Complaints pour out on septic fees in Jefferson County

Click here to zoom...

Diane Johnson of Tarboo Valley is one of about 70 people speaking Thursday night before the Jefferson County Board of Health at Chimacum High School auditorium. More than 200 people attended, many protesting fees and state-mandated regulations proposed for monitoring septic systems. -- Photo by Jeff Chew/Peninsula Daily News


By Jeff Chew, Peninsula Daily News

CHIMACUM — The Jefferson County Board of Health heard protests of fees and state-mandated regulations that would come with the county's proposed on-site septic system monitoring and operations program at a hearing that drew more than 200 people Thursday.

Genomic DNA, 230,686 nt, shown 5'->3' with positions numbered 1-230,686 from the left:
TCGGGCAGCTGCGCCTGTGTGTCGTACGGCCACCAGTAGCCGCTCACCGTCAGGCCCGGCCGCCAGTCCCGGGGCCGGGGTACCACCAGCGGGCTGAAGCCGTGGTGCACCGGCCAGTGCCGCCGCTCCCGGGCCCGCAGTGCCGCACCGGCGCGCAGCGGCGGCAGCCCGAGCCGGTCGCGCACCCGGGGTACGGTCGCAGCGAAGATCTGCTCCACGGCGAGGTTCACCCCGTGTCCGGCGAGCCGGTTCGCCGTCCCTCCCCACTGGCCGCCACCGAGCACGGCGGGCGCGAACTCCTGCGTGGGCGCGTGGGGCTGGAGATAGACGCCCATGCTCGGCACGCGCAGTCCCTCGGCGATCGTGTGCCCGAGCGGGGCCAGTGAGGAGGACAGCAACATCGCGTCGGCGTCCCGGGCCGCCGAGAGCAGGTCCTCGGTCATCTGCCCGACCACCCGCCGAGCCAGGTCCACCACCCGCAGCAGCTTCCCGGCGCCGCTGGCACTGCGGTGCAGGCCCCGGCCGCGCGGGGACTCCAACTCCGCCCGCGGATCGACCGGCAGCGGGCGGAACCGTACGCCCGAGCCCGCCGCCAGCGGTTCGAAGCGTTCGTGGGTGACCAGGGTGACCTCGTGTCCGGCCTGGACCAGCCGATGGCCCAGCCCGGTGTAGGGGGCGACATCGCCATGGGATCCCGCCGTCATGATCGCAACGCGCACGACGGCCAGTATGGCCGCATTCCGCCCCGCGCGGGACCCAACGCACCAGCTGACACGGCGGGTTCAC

The 70 who spoke during the two-hour meeting asked county officials to slow the process and consider forming a stakeholders group to come up with a better solution.

Many had questions or asked for more information, saying they did not understand what the proposal meant to their personal situations.

Although some called for an extension of the public comment period, John Austin, Board of Health chairman, said the comment period ended Thursday night with the close of the forum at Chimacum High School Auditorium.

Next meeting Thursday

The board will meet at 2:30 p.m. Thursday at the Pope Marine Building, at City Dock, Water and Madison streets, to resume deliberations on the proposal.

"We may or may not take final action at that meeting," Austin told the audience.

Many questioned the costs associated with the septic monitoring program.

Tom Locke, Jefferson County health officer — who was chairman of the state Board of Health when it passed new state septic monitoring regulations in July — said the rules were "based on known or projected costs of a particular program.